• During his re-election bid in January 2012, Obama participated in a Google Plus Hangout, which included an “Ask Me Anything” question and answer session. Up to 200,000 people logged in to the live session with the president. Taking a cue from that success, Modi in September 2012 participated in a Google Plus Hangout, which drew 20,000 questions and was viewed by nearly four million people on the web and TV.
  • To engage diverse voters, Team Obama created separate Twitter accounts for separate states. Team Modi too has set up Twitter accounts in Assamese, Kannada, Manipuri, Telugu, Malayalam, Oriya, Marathi and other Indian languages. In his rallies outside the Hindi-speaking belt, Modi uses insights gathered from these Twitter account to construct his speeches.

Modi and the BJP are not the only ones learning from Obama’s campaign strategies. For two years before Obama’s electoral win, his campaign organised thousands of paid staffers to fan out across battleground states to register and persuade Obama supporters and get them to vote on election day – it was called the ‘ground game. The Aam Aadmi Party (AAP) implemented a volunteer-driven campaign like Obama’s during the Delhi state election, which was managed online. The AAP created a large support base of online volunteers who were tasked with speaking to at least 20 voters per day. This online volunteer campaign continues to be AAP’s key communications methodology for its general elections campaign. AAP’s fundraising techniques also resemble those of the Obama campaign, and are driven both by small-time and large contributions that are mobilised online.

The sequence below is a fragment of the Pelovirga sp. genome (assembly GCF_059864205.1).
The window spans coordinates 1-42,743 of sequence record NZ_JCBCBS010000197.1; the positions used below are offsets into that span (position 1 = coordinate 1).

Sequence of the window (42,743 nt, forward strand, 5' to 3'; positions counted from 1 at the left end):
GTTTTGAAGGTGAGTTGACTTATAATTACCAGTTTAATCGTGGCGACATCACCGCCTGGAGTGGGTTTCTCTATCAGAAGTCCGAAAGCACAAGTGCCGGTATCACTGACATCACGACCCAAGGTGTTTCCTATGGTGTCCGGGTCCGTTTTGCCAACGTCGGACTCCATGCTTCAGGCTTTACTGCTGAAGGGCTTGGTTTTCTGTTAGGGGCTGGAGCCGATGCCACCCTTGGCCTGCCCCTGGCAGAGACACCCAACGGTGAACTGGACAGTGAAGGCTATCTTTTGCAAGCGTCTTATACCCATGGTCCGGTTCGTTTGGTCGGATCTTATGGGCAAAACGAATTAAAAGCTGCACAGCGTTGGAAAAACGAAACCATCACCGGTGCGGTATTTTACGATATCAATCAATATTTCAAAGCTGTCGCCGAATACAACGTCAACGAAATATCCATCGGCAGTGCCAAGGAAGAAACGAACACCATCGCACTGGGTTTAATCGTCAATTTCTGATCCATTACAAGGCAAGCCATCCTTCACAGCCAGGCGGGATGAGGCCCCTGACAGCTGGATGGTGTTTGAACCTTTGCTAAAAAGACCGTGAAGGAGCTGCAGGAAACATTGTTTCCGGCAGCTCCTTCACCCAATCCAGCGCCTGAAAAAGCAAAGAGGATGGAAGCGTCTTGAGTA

The Congress Party candidate from Bangalore South constituency, Nandan Nilekani, has also tapped into online platforms to spread his message in the IT capital of India. His ‘ideas for Bengaluru’ campaign on Twitter that invites suggestions for the city’s improvement mirrors Obama’s micro-listening approach of parsing constituents’ concerns in fine detail. Similarly, Rahul Gandhi, Congress’ campaign leader, is adopting the micro-listening approach offline by conducting interactions with small groups and ‘hearing them out’.